In this pandemic winter, freerider Olivia McNeill had settled into a season of balancing schoolwork and skiing with the hope of a return to competition for the 2021-22 season.
But one late-January message in her inbox jolted her upright. American Jacqueline Pollard wouldn’t be able to participate in the upcoming Freeride World Tour season in Europe, so McNeill was offered the opportunity to take her place as a wildcard.
She accepted, and two weeks later, she headed overseas for her rookie campaign.
With a change of plan, her days were packed figuring out the logistics.
“They’ve been kind of busy,” the Whistler Freeride Club member told Pique on Feb. 13, the day before her flight. “I’m excited and a little nervous to head off. It’s been a hectic week and a half since learning about it to try to figure everything out.”
The two-time North American Junior Champion, 20, wasn’t anticipating anything competitive this winter, so she was embracing the opportunity to explore, enjoying the time on snow. However, she’s gotten into the contest mindset leading up to the season opener, which will take place at Ordino-Arcalís, Andorra on Feb. 19.
“It’s been a lot more casual than usual because of the lack of comps,” McNeill said. “But I have been skiing quite a lot because I’m going to UBC right now, but school’s online so I have been spending quite a lot of time in Whistler, going skiing between classes and such, so I’m getting a lot of hours in.
“I thought I’d have all winter to work on stuff, to prepare for next season … I’ve had to jump start that in the last two weeks and focus more.”
One adjustment McNeill is making is avoiding compensating for a sore knee; even so, it’s the best she has felt entering a season in quite some time, noting a bad ankle injury she suffered a few years back.
“Sometimes when the ankle hurts, it goes up into the knee,” she said. “But I’ve been working on it and I’m hopeful. I’m definitely better off than I was last year at the start of winter.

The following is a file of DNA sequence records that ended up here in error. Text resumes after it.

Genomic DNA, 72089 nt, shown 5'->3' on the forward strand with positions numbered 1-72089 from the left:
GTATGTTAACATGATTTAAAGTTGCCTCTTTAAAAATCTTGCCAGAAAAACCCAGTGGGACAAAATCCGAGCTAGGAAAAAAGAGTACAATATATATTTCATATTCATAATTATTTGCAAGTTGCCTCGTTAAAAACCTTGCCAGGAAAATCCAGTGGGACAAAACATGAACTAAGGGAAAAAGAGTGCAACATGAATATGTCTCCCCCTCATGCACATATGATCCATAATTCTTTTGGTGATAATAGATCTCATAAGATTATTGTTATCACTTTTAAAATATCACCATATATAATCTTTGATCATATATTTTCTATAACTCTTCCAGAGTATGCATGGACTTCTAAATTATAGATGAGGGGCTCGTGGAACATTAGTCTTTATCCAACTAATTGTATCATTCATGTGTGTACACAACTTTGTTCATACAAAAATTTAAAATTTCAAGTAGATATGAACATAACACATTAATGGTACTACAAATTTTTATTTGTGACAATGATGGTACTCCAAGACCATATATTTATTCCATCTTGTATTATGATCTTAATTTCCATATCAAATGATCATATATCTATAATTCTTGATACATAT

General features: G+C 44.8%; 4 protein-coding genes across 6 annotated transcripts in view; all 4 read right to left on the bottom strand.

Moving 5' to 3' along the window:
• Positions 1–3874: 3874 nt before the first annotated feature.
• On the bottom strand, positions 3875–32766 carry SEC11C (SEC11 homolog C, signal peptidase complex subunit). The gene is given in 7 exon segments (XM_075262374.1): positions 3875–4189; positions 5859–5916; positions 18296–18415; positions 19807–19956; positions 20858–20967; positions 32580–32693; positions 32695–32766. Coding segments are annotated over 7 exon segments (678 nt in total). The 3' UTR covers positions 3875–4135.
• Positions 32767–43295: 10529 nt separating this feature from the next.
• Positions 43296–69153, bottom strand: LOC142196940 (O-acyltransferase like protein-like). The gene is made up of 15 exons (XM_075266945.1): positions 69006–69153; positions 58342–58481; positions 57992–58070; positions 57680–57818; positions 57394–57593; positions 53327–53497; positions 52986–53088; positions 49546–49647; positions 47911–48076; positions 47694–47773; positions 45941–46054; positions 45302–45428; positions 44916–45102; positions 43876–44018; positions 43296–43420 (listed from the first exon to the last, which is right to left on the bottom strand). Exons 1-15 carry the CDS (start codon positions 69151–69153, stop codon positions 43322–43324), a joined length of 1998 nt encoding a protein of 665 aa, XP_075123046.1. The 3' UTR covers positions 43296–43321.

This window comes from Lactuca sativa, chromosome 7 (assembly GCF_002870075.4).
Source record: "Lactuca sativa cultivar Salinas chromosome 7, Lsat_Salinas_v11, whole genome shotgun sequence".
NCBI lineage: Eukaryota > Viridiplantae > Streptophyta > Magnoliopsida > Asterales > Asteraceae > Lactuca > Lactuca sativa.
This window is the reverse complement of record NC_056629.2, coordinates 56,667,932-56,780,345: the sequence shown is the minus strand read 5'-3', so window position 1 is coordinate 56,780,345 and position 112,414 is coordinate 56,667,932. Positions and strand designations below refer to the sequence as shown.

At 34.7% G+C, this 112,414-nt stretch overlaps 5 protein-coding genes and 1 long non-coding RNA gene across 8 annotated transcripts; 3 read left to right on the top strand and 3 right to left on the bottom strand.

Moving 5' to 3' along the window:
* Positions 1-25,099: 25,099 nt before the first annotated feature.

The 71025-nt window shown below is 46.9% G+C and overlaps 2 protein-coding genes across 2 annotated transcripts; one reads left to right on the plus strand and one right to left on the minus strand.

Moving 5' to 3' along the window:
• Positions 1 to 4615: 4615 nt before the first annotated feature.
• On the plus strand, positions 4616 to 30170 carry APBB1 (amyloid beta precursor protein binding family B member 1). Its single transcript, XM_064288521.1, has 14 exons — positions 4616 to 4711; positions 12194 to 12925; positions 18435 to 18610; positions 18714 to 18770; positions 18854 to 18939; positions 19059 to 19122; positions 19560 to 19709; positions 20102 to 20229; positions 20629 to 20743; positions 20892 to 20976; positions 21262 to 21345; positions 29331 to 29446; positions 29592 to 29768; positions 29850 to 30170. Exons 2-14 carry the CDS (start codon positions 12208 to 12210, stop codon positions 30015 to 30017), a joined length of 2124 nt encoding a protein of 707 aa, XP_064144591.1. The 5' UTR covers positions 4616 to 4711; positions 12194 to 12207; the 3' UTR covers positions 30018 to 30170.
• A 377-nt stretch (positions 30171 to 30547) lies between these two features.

“I’ll be going into a comp season the healthiest I’ve been going into a comp season in a few years.”
In a normal season, McNeill’s first competition usually would have been scheduled about three weeks after she got on snow, and she would be making her first big hits for points. Even with a somewhat different schedule, she doesn’t feel at a disadvantage because of the tight turnaround, especially with about a week to adjust to the time change.
“I think I’ll settle in when I get there,” she said. “Even though it’s short notice, I could be less prepared.”
The timing also went well school-wise, as she was on reading week after arriving. With the time difference, she’ll be able to ski all day and take classes in the evening.
After challenging the Freeride World Qualifier last year and finishing with three top-five finishes in four-star-level events, McNeill reckoned her opportunity on the world tour might come next winter. But with the timeline advanced, she’s hoping to drill a permanent place on the tour and make it to the final event in Switzerland.
“I would really love to qualify for Verbier and make it back next year,” she said. “That’s definitely the goal, and hopefully, I’ll have some other successes, too, and have a lot of fun.”
McNeill won’t be alone, either, as she headed over with Whistler clubmates Tom Peiffer and Cooper Bathgate, as well as local coach Derek Foose.